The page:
Jeffrey Sonnenfeld is Senior Associate Dean for Executive Programs and Professor in the Practice of Management, Yale School of Management, and past chairman of Blue Ribbon Commission on CEO Succession of the National Association of Corporate Directors.
Investors, analysts, employees, and the business media were all equally startled by the exit of DuPont’s accomplished CEO Ellen Kullman this month, just one quarter after her triumphant proxy battle with activist Nelson Peltz.
Kullman’s departure may have more to do with flaws in the DuPont (DD) board’s decision making process than Peltz’s pressure or any failings in her leadership. Psychological pathologies among infamous past boards of General Motors, American Express, Gap, Jet Blue, Apple, Hewlett Packard, and Motorola may offer insight into Kullman’s resignation.
Yes, groups can become just as stress-crazed as individuals, which can cloud the judgment of otherwise savvy decision makers. Sigmund Freud was one of the first to diagnose a shared psychosis as a psychiatric syndrome of shared delusions, calling it “folie a’ deux.” In more recent decades, Yale’s Irving Janis famously wrote about the concept of groupthink (a term first coined by sociologist William Whyte in Fortune), the group pathology of excessive cohesion, attributing the fear of constructive conflict among teams to disasters such as the Pearl Harbor bombing, Kennedy’s Bay of Pigs fiasco, and the space shuttle explosions. DuPont’s abrupt announcement of CEO Ellen Kullman’s resignation suggests a deeply troubling, mercurial board temperament that is unfortunately similar to the self-destructiveness of the boards of other great U.S. enterprises.
Board failures: It has nothing to do with a lack of qualifications
A corporate board’s top responsibility is to hire—and fire—the chief executive. Some are too slow to act, some move just in time, and others, in haste, act without justification. United Technologies last year and United Airlines last month got it just right, responding quickly and quietly to remove their CEOs after obtaining evidence of failings in leadership performance and conduct. Of course, boards also get it right when they stand by a strong CEO who is leading admirably through a tough period. JPMorgan Chase (JPM) defended Jamie Dimon’s command through the global financial crisis and the 2012 $6 billion trading fiasco known as “the London Whale.” Dimon was transparent about the bank’s internal failure, and its stock has doubled since then. Despite persistent attacks on Dimon’s titles and compensation, the board has consistently stood behind him.
Hiring the right CEO is incredibly difficult, especially given the murky performance data on outside hires, as references can be biased by collegial envy or fear of defamation. Picking a CEO becomes even more fraught when board pathologies enter the equation. Just look at HP’s (HPQ) disastrous appointment of Carly Fiorina and, later on, Leo Apotheker as CEO. Because of the company’s dysfunctional search process, HP’s board of sophisticated, experienced directors never met either of these CEO candidates before they were already on the job for a month.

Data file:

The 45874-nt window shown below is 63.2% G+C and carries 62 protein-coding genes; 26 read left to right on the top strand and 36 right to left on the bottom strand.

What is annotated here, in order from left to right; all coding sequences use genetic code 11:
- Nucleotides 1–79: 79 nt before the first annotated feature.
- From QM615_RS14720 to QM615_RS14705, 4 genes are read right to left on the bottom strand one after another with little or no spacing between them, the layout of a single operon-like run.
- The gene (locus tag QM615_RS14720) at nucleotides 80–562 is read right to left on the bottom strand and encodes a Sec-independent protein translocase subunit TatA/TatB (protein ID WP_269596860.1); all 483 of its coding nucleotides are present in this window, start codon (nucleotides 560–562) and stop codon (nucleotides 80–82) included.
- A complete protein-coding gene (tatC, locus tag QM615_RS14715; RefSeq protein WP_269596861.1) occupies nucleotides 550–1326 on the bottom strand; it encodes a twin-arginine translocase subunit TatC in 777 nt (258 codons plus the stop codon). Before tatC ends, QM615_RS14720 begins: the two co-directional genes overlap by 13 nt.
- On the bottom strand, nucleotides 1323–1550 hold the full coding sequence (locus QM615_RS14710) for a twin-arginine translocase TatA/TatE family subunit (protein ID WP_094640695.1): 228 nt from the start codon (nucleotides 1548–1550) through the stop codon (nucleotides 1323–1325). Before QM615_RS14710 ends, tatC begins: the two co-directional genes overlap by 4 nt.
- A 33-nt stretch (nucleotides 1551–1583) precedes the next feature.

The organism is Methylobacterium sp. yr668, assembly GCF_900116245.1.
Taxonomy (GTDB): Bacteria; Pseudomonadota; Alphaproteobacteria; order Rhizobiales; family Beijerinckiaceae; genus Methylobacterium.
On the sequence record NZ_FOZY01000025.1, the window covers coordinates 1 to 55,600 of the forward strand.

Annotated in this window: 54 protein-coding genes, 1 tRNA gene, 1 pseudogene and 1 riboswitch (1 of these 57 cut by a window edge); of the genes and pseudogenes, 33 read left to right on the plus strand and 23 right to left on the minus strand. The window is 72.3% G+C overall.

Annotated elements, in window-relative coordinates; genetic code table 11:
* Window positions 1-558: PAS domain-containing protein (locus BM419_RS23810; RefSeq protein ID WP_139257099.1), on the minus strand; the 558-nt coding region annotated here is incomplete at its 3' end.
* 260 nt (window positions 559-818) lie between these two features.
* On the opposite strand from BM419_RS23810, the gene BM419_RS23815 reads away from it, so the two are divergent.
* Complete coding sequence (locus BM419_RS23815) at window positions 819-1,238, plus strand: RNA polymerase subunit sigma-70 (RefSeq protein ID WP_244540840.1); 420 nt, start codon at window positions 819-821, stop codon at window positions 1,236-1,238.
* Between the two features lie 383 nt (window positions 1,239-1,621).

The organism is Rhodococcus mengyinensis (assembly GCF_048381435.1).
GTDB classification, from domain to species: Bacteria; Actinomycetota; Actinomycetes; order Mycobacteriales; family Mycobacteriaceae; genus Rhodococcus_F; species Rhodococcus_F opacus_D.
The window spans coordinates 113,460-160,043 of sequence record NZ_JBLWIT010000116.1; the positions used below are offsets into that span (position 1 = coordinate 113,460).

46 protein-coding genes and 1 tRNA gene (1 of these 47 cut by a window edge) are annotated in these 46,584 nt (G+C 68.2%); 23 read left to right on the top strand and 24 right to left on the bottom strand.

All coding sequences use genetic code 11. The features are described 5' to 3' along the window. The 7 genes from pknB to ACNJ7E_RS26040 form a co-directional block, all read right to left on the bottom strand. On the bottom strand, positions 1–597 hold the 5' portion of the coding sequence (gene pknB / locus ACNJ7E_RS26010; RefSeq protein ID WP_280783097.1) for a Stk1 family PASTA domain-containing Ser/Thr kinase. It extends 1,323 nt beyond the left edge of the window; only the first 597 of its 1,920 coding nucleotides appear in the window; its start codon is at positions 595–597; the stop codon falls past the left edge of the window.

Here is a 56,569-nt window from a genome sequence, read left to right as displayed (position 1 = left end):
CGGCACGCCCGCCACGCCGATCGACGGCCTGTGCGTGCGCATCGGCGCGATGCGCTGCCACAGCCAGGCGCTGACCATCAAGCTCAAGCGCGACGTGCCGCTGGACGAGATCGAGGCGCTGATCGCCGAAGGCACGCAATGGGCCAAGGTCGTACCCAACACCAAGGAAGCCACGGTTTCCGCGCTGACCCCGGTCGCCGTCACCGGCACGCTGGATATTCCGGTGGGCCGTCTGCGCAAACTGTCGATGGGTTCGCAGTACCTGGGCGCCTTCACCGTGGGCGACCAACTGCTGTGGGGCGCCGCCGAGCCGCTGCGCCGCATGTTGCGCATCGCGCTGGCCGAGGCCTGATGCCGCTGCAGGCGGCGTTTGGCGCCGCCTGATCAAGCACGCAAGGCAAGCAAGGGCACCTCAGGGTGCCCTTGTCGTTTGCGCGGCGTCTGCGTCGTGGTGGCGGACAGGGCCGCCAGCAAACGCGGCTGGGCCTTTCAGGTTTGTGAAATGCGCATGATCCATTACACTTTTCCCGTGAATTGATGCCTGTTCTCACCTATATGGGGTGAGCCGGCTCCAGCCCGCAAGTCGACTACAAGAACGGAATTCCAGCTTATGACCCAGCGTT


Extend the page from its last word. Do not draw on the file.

CEO removal is even more complicated because of the bonds many board members form with incumbent leaders. The bankrupt firms of American Apparel this month, Lehman Brothers of seven years ago, to Enron of 15 years ago remind us of the negligent boards that missed the signals that change at the top was overdue. Members of these boards all had industry and leadership experience, financial literacy, and independence in spades. They didn’t fail in their roles because they lacked qualifications. In fact, transcripts of the Enron board deliberations show that Mickey LeMaistre, a medical researcher and former head of the MD Anderson Cancer Center who received financial support from Enron, was, nonetheless, the most persistent critic of Enron’s corrupt business practices.
Trigger-happy board members: A recipe for disaster
When many sophisticated boards do act, it is often in response to board politics rather than objective performance concerns. AIG’s Maurice Greenberg and Barclays’ Robert Diamond were forced to resign when their boards folded to misplaced regulatory pressures. These leaders were ultimately exonerated of any wrongdoing.
James D. Robinson III brilliantly led American Express’ direct marketing revolution, marrying technology and customer segmentation, only to be undermined in 1993 by a faction of directors with their own unfulfilled late career agendas and activist investors. Five days after Robinson had been reappointed chairman, Rawleigh Warner Jr., the retired CEO of Mobil, and former American Express (AXP) chief Howard L. Clark led a board revolt to remove Robinson. They expressed their frustration with briefly declining stock prices at AmEx. Ultimately, the week of governance turmoil cost the company an additional 9.3% of stock value and Harvey Golub, Robinson’s protégé, was put in charge.